It is a hot July in the early sixties and 23-year-old Ray Kelly is coming home from his stint in the Air Force. He reunites in New York City with his dad, Willard Kelly, Sr. who seems a little nervous and off with him but Ray just puts it down to Ray being gone several years. Both have changed thanks to the passage of time as well as Ray’s military service. He isn’t the boy who went off to serve any longer and has now come home as a man. After a few hours sightseeing and spending the night in the City, they start the long drive home. Thirty-eight miles outside of NYC, a tan-and cream Chrysler pulls alongside of them and the passenger starts shooting. His dad tries to tell Ray something and then dies sending the car straight into a bridge support.

Ray barely survives and days later, reunites with his brother Bill in the hospital. The family soon suffers a second devastating loss when Bill’s wife, a woman Ray had only spoken to on the phone a couple of times and never met, is killed in a car accident. Or could it be something else entirely? Before long, the brothers find out that Willard Kelly, Sr., their dad, had a very shady past that may have gotten him as well as Bill’s wife killed and the killers may not be through until the entire family is wiped out. While Bill clearly from the start fluctuates on the idea of paying the killers back in kind, Ray wants vengeance. Not just for his Dad, Bill’s wife, and to protect Bill’s young daughter. He wants it for himself and to ease the pain just a little of two broken ankles, the loss of his right eye, and the pain that grips his very soul. Ray considers himself adrift without a home or reason for being other than vengeance.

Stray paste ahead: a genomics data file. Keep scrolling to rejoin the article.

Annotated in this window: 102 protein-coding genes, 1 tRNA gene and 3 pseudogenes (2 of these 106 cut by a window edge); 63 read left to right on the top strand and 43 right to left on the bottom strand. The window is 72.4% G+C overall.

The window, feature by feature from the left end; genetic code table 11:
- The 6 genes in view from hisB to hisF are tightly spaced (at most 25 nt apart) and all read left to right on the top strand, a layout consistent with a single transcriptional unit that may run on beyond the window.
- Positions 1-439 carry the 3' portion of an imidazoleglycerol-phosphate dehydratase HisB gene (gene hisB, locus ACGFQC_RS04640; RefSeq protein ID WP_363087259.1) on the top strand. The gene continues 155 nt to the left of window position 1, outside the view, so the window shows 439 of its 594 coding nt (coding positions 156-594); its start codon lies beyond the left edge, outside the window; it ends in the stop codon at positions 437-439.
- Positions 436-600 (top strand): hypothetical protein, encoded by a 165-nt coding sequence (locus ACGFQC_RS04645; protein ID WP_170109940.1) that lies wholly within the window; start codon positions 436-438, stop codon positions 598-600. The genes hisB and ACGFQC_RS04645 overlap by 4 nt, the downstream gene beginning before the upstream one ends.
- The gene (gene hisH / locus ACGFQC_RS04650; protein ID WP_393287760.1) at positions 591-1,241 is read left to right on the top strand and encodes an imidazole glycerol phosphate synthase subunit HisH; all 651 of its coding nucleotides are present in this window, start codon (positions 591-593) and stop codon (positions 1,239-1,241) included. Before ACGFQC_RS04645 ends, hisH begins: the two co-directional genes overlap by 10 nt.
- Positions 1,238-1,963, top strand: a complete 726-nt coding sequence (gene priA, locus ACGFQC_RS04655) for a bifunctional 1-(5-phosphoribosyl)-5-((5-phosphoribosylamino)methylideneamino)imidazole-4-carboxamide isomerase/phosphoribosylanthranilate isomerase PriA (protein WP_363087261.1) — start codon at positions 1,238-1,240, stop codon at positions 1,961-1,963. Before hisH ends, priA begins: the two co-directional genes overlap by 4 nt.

What follows is a dark incredibly twisting tale of double cross and revenge as the brothers go after those responsible. In this re-release of a classic noir novel by Donald E. Westlake by Hard Case Crime, Ray is a complex character driven by his primal need for vengeance, yet not liking the idea or himself too much. He attempts to quell his inner demons through repeated bouts of drinking as he tries to not only ignore and repress doubts as to what he must do, but how he will go on once his mission is finished. It is a harsh world he lives in with limited choices which is clearly reflected in the limited prose.

Unlike a James Lee Burke novel, which can tend towards the noirish and often contains elaborate prose descriptions; this novel features a stark, clipped writing style that steadily moves the action forward. Scene descriptions are limited to the bare essentials and what is described is only done so in terms of story content.  Every word used is used to carry the minimum hard-hitting impact for the reader.

This is a dark and violent novel and very good stuff. Much like the release of “Kiss Her Goodbye” by Allan Guthrie which could also be labeled by some as nothing more than a vengeance novel, this read features a hero deeply troubled yet following his own code of honor to finish off what others have started. Family means a lot and respect has to be earned—own way or another.


By Donald E. Westlake

Hard Case Crime


ISBN # 0-8439-5357-8


208 Pages

$6.99 US


Kevin R. Tipple (c) 2008

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